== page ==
Washington Irving’s masterpiece, The Sketch Book of Geoffrey Crayon, Gent., has a historical importance few American books can match. No previous American book achieved a really significant popular and critical success in England, the only arena of opinion which then mattered; but Irving demonstrated that an American could write not only well but also brilliantly even by British standards. In fact, throughout the century English as well as American schoolboys studied Irving’s book as a model of graceful prose.
Irving had achieved some popularity in his own country well before the British triumphs. In 1807-1808, Irving, his brother William, and James Kirke Paulding collaborated on the independently published periodical series, Salmagundi. Since the project was a true collaboration, scholars are in doubt as to precisely who deserves credit for precisely what, but two pieces deserve particular notice. “Sketches from Nature” sentimentally sketches two old bachelors, one of whom restores the spirits of the other by leading him through scenes reminiscent of their youth. “The Little Man in Black” is supposedly a traditional story passed through generations of a single family. Irving here introduces another old bachelor, who wanders into the village a stranger to all and sets up housekeeping in a decrepit house rumored to be haunted. First ostracized by the adults, then tormented by the local children, ultimately he dies by starvation, in his last moments forgiving all, a true but misunderstood Christian.
Both pieces display Irving’s graceful style, his prevalent sentimentality, and his wholehearted commitment to charming, pleasing, and entertaining his audience. Both feature an old bachelor stereotype which he inherited from the Addisonian tradition and continued to exploit in later works. The pieces differ in their formal focus, however, and aptly illustrate the two poles of Irving’s fictional nature. The second shows his fondness for the tale tradition: He cites a source in family folklore; the narrative hangs on striking incident; and he flavors the atmosphere with a suggestion of the supernatural. The first features virtues of the periodical essay: evocation of character divorced from dramatic incident; a style dominated by smoothness (Edgar Allan Poe’s term was “repose”) and by descriptions strong on concrete detail; and an essentially realistic atmosphere. Irving’s unique genius led him to combine the best of both traditions in his finest fiction and thereby to create the modern short story in America.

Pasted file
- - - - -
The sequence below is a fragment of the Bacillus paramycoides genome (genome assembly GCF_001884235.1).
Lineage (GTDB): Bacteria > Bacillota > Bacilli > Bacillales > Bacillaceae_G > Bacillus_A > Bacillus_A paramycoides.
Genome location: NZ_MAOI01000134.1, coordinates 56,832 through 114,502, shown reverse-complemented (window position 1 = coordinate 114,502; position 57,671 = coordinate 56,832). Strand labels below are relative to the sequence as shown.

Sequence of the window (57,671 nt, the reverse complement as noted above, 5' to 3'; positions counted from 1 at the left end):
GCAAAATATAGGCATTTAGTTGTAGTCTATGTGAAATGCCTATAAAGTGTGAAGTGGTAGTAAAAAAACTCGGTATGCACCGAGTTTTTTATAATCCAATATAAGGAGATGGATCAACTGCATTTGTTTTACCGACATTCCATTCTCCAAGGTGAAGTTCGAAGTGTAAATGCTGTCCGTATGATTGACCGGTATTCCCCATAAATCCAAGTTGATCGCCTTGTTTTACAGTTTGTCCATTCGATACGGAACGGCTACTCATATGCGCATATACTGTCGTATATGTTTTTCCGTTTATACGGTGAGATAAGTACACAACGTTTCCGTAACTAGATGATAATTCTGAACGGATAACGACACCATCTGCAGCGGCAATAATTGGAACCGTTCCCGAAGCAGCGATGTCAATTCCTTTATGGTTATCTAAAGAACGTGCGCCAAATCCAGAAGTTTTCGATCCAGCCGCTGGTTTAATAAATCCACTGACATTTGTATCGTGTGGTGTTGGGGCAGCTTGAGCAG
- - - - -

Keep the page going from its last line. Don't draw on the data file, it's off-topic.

Irving’s early career coincided with the rise of Romanticism, and the movement strongly influenced his greatest book, The Sketch Book of Geoffrey Crayon, Gent. Here he capitalized on the element which strongly marks his most successful stories: imagination. Consistently, Irving’s most successful characters, and stories, are those which most successfully exploit the imagination.
“The Spectre Bridegroom”
In “The Spectre Bridegroom,” the title character triumphs not through strength, physical skills, or intelligence, but rather through manipulating the imaginations of those who would oppose his aims. The story’s first section humorously describes a bellicose old widower, the Baron Von Landshort, who has gathered a vast audience, consisting mostly of poor relatives properly cognizant of his high status, to celebrate his only daughter’s marriage to a young count whom none of them has ever seen. In the story’s second part, the reader learns that as the count and his friend Herman Von Starkenfaust journey to the castle, they are beset by bandits; the outlaws mortally wound the count who, with his last breath, begs Von Starkenfaust to relay his excuses to the wedding party. The story’s third part returns to the castle where the long-delayed wedding party finally welcomes a pale, melancholy young man. The silent stranger hears the garrulous Baron speak on, among other matters, his family’s longstanding feud with the Von Starkenfaust family; meanwhile the young man wins the daughter’s heart. He shortly leaves, declaring he must be buried at the cathedral. The next night the daughter’s two guardian aunts tell ghost stories until they are terrified by spying the Spectre Bridegroom outside the window; the daughter sleeps apart from her aunts for three nights, encouraging their fears the while, and finally absconds. When she returns with her husband, Von Starkenfaust, who had pretended to be the Spectre, they both are reconciled with the Baron and live happily ever after.
By becoming in one sense artists themselves, Herman and his bride both manipulate the imaginations of the Baron, the aunts, and the entire wedding party to make their courtship and elopement possible; here, happily, the dupees lose nothing and share the ultimate happiness of the dupers. There are at least three dimensions to “The Spectre Bridegroom”: As it is read, one can imaginatively identify with the duped family and believe the Spectre genuine, or alternately identify with the young couple...
(The entire section is 2086 words.)